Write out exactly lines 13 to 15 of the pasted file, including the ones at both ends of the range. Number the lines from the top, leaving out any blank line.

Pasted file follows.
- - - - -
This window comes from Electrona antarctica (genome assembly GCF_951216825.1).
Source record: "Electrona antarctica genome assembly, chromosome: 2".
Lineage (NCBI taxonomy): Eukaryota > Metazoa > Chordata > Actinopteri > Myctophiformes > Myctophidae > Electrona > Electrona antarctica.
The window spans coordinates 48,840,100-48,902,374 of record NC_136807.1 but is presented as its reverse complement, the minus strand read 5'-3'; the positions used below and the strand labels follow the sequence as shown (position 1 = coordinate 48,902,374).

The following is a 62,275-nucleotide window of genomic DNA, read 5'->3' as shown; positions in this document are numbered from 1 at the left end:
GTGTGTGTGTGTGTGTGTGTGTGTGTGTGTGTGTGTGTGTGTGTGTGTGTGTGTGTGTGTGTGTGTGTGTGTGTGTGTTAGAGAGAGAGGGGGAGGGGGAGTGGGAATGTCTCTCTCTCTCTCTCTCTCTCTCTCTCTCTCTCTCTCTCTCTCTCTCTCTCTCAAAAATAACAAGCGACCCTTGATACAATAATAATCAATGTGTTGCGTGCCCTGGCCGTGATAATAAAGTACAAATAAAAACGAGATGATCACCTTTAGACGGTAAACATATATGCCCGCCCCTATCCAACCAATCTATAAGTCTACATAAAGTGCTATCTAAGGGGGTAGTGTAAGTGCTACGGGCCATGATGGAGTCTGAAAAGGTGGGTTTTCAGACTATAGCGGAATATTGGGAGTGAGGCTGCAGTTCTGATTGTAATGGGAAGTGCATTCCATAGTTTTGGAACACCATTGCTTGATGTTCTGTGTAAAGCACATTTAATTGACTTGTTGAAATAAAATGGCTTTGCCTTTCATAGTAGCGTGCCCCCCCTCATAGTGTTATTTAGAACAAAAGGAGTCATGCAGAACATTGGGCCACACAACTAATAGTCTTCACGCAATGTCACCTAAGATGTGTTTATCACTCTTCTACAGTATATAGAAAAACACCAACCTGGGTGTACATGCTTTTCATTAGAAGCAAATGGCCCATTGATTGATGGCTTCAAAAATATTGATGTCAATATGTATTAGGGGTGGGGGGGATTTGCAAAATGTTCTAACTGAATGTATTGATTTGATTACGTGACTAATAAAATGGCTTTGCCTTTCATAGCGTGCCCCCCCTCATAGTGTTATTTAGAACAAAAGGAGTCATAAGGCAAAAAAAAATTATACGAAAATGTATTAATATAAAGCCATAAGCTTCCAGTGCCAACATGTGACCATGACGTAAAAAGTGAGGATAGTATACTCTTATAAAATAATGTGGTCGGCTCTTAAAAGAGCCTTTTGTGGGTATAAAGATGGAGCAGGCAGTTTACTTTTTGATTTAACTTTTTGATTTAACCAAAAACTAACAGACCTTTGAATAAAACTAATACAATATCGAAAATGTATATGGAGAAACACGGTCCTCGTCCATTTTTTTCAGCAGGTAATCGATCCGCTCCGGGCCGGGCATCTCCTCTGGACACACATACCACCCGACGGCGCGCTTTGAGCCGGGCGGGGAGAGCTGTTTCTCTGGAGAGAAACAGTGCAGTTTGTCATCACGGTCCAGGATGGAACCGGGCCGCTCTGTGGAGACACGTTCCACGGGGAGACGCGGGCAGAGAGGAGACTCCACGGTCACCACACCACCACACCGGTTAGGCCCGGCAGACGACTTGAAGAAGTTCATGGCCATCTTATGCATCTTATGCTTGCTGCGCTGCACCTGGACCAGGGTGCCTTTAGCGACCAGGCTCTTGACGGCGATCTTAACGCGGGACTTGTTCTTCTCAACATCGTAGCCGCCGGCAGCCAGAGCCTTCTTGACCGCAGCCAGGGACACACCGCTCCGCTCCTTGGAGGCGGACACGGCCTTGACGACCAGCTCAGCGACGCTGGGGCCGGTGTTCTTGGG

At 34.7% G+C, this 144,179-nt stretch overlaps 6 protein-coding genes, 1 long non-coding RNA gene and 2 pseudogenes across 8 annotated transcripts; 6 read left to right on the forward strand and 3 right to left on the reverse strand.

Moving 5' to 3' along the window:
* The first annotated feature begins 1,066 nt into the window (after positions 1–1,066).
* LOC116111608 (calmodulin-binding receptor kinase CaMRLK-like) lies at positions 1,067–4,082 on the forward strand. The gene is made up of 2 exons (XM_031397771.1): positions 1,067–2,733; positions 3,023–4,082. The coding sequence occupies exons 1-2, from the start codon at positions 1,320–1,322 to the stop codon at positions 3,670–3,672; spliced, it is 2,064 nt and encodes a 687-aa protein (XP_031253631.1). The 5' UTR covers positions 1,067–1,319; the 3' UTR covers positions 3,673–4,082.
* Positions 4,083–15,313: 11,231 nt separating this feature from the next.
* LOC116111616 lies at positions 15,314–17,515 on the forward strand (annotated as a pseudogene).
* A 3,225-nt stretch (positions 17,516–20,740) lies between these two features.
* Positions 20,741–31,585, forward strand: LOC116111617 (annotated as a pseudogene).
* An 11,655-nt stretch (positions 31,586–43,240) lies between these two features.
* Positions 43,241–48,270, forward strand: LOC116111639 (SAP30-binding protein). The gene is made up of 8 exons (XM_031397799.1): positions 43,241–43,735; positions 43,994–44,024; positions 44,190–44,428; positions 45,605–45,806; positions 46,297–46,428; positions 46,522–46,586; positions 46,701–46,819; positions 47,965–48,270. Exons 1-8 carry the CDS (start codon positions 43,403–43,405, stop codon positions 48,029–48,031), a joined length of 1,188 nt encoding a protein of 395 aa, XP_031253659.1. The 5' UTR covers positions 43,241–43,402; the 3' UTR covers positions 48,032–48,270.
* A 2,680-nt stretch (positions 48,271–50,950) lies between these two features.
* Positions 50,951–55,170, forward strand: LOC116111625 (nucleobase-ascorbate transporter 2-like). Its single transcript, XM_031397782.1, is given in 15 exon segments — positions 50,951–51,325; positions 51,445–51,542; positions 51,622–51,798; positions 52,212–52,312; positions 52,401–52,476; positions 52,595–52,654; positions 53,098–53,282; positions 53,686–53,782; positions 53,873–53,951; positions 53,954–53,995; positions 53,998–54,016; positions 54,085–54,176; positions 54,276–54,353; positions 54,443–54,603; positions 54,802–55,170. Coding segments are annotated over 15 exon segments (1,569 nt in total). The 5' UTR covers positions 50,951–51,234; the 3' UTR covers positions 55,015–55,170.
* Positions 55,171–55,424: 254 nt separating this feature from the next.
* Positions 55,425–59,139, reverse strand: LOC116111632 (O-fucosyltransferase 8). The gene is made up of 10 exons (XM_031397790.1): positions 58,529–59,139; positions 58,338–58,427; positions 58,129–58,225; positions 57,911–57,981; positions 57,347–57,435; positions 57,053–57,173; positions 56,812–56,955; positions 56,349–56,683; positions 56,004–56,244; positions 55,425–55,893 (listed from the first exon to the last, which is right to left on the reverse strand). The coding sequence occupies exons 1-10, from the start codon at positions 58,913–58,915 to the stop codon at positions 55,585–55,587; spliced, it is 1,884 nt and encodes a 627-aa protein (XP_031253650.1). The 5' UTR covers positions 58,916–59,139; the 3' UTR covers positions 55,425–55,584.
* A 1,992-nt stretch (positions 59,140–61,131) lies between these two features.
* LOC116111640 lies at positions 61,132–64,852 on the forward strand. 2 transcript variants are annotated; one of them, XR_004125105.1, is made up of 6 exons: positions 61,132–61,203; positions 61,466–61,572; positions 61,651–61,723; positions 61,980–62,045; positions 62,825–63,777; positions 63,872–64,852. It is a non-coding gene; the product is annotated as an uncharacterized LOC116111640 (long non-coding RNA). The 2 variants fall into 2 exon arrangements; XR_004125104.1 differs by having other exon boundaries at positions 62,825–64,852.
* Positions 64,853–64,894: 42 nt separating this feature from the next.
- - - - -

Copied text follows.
* A 3,225-nt stretch (positions 17,516–20,740) lies between these two features.
* Positions 20,741–31,585, forward strand: LOC116111617 (annotated as a pseudogene).
* An 11,655-nt stretch (positions 31,586–43,240) lies between these two features.